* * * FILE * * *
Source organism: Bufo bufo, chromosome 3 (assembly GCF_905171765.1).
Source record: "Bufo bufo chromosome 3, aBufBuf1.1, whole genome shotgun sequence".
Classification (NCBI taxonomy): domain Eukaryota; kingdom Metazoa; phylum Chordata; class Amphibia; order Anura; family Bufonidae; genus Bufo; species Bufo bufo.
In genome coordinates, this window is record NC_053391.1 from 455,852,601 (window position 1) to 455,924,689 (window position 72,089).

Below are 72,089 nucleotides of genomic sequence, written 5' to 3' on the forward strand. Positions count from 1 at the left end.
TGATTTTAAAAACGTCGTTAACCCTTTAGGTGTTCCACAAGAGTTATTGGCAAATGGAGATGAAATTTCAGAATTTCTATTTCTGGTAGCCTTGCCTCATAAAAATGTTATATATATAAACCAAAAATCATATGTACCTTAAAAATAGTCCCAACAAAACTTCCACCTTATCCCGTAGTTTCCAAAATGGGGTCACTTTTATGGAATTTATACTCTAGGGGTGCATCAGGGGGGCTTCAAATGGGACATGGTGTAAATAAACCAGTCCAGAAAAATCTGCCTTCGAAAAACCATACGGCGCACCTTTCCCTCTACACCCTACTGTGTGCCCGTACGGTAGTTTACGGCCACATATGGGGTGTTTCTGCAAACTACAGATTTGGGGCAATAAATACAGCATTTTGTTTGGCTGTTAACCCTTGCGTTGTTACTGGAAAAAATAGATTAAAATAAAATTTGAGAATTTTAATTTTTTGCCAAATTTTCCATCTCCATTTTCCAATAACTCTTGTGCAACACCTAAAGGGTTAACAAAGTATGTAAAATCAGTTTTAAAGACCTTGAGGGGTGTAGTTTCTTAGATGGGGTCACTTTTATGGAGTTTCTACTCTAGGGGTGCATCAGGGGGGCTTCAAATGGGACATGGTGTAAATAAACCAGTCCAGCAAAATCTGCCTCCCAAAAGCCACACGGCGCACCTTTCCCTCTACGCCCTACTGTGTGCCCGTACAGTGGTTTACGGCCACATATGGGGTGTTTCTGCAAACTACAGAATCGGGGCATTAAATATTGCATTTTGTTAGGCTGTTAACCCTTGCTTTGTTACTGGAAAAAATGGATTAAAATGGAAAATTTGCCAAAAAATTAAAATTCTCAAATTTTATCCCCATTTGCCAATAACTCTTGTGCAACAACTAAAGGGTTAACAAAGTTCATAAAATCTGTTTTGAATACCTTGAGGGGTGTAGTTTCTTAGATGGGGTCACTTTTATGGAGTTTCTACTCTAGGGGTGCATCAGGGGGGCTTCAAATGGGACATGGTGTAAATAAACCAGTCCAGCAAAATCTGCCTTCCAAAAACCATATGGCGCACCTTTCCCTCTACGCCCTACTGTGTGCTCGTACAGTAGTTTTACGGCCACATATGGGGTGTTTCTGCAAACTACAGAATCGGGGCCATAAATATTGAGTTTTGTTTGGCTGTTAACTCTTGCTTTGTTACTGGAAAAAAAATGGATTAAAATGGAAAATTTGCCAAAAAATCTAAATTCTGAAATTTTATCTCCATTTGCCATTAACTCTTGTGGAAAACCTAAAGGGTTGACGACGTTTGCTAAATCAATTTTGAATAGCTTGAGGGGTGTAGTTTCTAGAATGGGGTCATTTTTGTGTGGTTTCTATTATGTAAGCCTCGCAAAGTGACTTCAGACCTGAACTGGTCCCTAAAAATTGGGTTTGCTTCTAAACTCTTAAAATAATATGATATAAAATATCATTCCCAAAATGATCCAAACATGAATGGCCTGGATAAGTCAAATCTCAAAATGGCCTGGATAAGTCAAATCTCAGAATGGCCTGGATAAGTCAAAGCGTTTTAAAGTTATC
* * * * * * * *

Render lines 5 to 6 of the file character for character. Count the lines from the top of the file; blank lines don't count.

Below are 72,089 nucleotides of genomic sequence, written 5' to 3' on the forward strand. Positions count from 1 at the left end.
TGATTTTAAAAACGTCGTTAACCCTTTAGGTGTTCCACAAGAGTTATTGGCAAATGGAGATGAAATTTCAGAATTTCTATTTCTGGTAGCCTTGCCTCATAAAAATGTTATATATATAAACCAAAAATCATATGTACCTTAAAAATAGTCCCAACAAAACTTCCACCTTATCCCGTAGTTTCCAAAATGGGGTCACTTTTATGGAATTTATACTCTAGGGGTGCATCAGGGGGGCTTCAAATGGGACATGGTGTAAATAAACCAGTCCAGAAAAATCTGCCTTCGAAAAACCATACGGCGCACCTTTCCCTCTACACCCTACTGTGTGCCCGTACGGTAGTTTACGGCCACATATGGGGTGTTTCTGCAAACTACAGATTTGGGGCAATAAATACAGCATTTTGTTTGGCTGTTAACCCTTGCGTTGTTACTGGAAAAAATAGATTAAAATAAAATTTGAGAATTTTAATTTTTTGCCAAATTTTCCATCTCCATTTTCCAATAACTCTTGTGCAACACCTAAAGGGTTAACAAAGTATGTAAAATCAGTTTTAAAGACCTTGAGGGGTGTAGTTTCTTAGATGGGGTCACTTTTATGGAGTTTCTACTCTAGGGGTGCATCAGGGGGGCTTCAAATGGGACATGGTGTAAATAAACCAGTCCAGCAAAATCTGCCTCCCAAAAGCCACACGGCGCACCTTTCCCTCTACGCCCTACTGTGTGCCCGTACAGTGGTTTACGGCCACATATGGGGTGTTTCTGCAAACTACAGAATCGGGGCATTAAATATTGCATTTTGTTAGGCTGTTAACCCTTGCTTTGTTACTGGAAAAAATGGATTAAAATGGAAAATTTGCCAAAAAATTAAAATTCTCAAATTTTATCCCCATTTGCCAATAACTCTTGTGCAACAACTAAAGGGTTAACAAAGTTCATAAAATCTGTTTTGAATACCTTGAGGGGTGTAGTTTCTTAGATGGGGTCACTTTTATGGAGTTTCTACTCTAGGGGTGCATCAGGGGGGCTTCAAATGGGACATGGTGTAAATAAACCAGTCCAGCAAAATCTGCCTTCCAAAAACCATATGGCGCACCTTTCCCTCTACGCCCTACTGTGTGCTCGTACAGTAGTTTTACGGCCACATATGGGGTGTTTCTGCAAACTACAGAATCGGGGCCATAAATATTGAGTTTTGTTTGGCTGTTAACTCTTGCTTTGTTACTGGAAAAAAAATGGATTAAAATGGAAAATTTGCCAAAAAATCTAAATTCTGAAATTTTATCTCCATTTGCCATTAACTCTTGTGGAAAACCTAAAGGGTTGACGACGTTTGCTAAATCAATTTTGAATAGCTTGAGGGGTGTAGTTTCTAGAATGGGGTCATTTTTGTGTGGTTTCTATTATGTAAGCCTCGCAAAGTGACTTCAGACCTGAACTGGTCCCTAAAAATTGGGTTTGCTTCTAAACTCTTAAAATAATATGATATAAAATATCATTCCCAAAATGATCCAAACATGAATGGCCTGGATAAGTCAAATCTCAAAATGGCCTGGATAAGTCAAATCTCAGAATGGCCTGGATAAGTCAAAGCGTTTTAAAGTTATC